Armed with a licence to kill, Secret Agent James Bond sets out on his first mission as 007 and must defeat a weapons dealer in a high stakes game of poker at Casino Royale, but things are not what they seem.
James Bond descends into mystery as he tries to stop a mysterious organization from eliminating a country's most valuable resource. All the while, he still tries to seek revenge over the death of his love.
A cryptic message from Bond's past sends him on a trail to uncover a sinister organization. While M battles political forces to keep the secret service alive, Bond peels back the layers of deceit to reveal the terrible truth behind SPECTRE.
When Bond's latest assignment goes gravely wrong and agents around the world are exposed, MI6 is attacked forcing M to relocate the agency. These events cause her authority and position to be challenged by Gareth Mallory (Ralph Fiennes), the new Chairman of the Intelligence and Security Committee. With MI6 now compromised from both inside and out, M is left with one ally she can trust: Bond. 007 takes to the shadows - aided only by field agent, Eve (Naomie Harris) - following a trail to the mysterious Silva (Javier Bardem), whose lethal and hidden motives have yet to reveal themselves. Written by
The film has a lot in common with The World Is Not Enough (1999): both involve an abduction victim left to their fate by M, whom they view as a quasi-maternal figure, and M is forced to deal with the consequences of her decisions when said victim wants revenge. They are also the only Bond movies where M is actually part of the story rather than just giving Bond his briefing and sending him on his way. Both also feature scenes in Istanbul as well as a chase scene in London (a rarity for the franchise, despite London being in nearly every film), an explosion at the MI6 building, MI6 being temporarily relocated, Bond recovering from a shoulder injury sustained in the teaser, the introduction of a new Q, a female lackey who is terrified of her male terrorist employer, Bond being held captive in a chair by the Big Bad, the Big Bad using Bond to get to M, Bond pursuing a villain underground, a helicopter destroying Bond's car, Bond using gas to blow up a helicopter, and the bad guy being impaled by a metallic object. See more »
After Bond has done an endurance test, he winces when he takes off his T-shirt and rubs his right shoulder, but he was shot in the left shoulder. See more »
[Speaking on a blue tooth device]
Ronson's down. He needs a medical evac.
Where is it? Is it there?
Hard drives gone.
It's gone. Give me a minute.
They must have it! Get after them!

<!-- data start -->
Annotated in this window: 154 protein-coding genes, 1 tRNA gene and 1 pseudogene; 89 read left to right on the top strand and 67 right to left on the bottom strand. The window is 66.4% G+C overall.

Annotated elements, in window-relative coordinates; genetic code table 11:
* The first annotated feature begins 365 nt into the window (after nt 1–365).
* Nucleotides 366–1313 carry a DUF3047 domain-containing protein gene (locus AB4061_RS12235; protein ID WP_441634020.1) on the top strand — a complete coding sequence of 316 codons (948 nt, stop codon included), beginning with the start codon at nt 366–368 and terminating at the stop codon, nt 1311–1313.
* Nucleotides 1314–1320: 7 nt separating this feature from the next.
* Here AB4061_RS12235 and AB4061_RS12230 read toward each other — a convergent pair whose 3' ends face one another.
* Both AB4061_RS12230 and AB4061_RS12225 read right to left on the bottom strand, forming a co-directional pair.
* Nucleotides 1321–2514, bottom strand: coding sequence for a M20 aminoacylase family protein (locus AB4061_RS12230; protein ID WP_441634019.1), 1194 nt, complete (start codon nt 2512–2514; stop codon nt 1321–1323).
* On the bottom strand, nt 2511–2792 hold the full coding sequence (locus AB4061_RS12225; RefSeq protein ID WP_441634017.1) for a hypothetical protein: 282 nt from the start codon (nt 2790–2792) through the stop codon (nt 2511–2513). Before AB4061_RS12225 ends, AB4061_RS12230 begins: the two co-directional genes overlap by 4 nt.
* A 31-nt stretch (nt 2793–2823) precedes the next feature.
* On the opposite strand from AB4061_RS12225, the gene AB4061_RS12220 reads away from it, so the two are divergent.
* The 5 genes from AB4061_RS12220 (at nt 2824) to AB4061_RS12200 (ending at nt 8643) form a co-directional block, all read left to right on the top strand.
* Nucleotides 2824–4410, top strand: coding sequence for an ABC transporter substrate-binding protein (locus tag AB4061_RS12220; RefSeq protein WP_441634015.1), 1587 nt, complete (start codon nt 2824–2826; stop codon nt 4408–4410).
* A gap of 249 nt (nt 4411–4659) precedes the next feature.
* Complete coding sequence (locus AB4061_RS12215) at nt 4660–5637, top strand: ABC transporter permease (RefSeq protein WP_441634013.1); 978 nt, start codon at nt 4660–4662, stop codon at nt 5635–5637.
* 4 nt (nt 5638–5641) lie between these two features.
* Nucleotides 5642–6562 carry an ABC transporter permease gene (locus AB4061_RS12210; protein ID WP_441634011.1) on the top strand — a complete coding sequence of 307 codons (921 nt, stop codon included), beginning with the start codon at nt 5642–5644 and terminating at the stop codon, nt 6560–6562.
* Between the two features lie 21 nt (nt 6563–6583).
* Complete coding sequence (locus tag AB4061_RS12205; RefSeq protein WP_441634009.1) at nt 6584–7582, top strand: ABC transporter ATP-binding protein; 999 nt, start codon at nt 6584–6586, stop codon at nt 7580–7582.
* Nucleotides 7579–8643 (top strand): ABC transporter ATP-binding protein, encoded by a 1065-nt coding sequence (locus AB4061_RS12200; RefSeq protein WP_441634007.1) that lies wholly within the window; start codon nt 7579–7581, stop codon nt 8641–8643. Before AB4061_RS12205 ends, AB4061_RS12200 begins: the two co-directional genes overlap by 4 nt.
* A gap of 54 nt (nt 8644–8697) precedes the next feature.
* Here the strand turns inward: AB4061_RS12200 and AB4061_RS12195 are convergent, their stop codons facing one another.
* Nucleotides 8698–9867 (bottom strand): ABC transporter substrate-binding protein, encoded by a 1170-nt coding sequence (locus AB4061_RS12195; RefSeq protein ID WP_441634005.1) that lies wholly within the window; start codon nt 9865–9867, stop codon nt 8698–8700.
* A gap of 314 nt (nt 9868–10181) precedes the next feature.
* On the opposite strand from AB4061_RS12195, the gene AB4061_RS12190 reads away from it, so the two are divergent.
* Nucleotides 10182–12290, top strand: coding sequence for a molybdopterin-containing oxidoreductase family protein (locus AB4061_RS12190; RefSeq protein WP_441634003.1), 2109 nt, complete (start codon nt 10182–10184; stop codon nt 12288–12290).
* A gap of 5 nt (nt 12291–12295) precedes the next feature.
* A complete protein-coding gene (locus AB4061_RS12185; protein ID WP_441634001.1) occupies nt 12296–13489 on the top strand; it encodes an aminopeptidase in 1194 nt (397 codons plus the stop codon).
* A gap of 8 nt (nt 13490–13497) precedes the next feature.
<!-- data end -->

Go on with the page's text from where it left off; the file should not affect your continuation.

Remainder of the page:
I'm stabilizing Ronson.
We don't have the time!
I have to stop the bleeding!
[...] See more »
Bond's traditional shot towards the camera, seen through the barrel of a gun, is placed at the end of this film rather than the beginning. After the blood stops dripping, the James Bond 50th Anniversary logo appears with the words "James Bond will return," below it. See more »
As a lifelong James Bond enthusiast who has been extremely disappointed with the franchise's latest efforts (with the exception of Casino Royale), I was extremely pleased with this film. It strayed away from the storyline of the previous two films and I couldn't have been happier after the mediocrity of Quantum of Solace. This film has all the constituents from the Bond films that have preceded it. Big explosions, ridiculous stunts that not a single person in the history of humanity can survive, and let's not forget to mention the beautiful women that would make both genders stop and stare. So what does Skyfall have that the other Bond films don't? For the first time, we get a glimpse into our mysterious hero's dark past. Where he came from and what made him the person he is today.
Although I've always been the one to say that Sean Connery is the greatest Bond ever, I can now confess that Daniel Craig now holds that honor. Sean plays the comedic, smooth, and witty Bond to perfection while Daniel plays the mysterious, dark, and lonesome secret agent flawlessly. I will always choose a darker portrayal over a comedic one because it takes a certain mindset to depict someone of that nature. One of my favorite scenes is where Bond is sitting in a bar drinking alone. I don't care who you are or what your background is, if you are drinking by yourself in a bar, then you have issues that are haunting you. Whether you can admit it or not, you are in a dark place and that is exactly where this Daniel Craig portrayed Bond is. And I love it.
Aside from Daniel Craig, you have a cast that includes some of the finest actors that have ever graced the big screen. Javier Bardem plays a blood thirsty ex-MI6 agent out for revenge. His performance is equally as creepy and twisted as his portrayal of Anton Chigurh in "No Country for Old Men" and it is an Oscar worthy performance in my opinion. Judi Dench reprises her role as M and Ralph Fiennes and Albert Finney give important and memorable roles which I won't go further into detail about. Also two prominent figures from James bond history find their way back into the story line. Sam Mendes shows why he was the right choice to direct a film of this magnitude and along with the contribution of Oscar Nominee John Logan, Neal Purvis and Robert Wade come up with a memorable narrative after the disappointment of their last collaborating effort, Quantum of Solace.
I look forward to what the future has in store for everyone's favorite spy. If Skyfall is a sign of things to come, then I will remain incredibly optimistic about the future.
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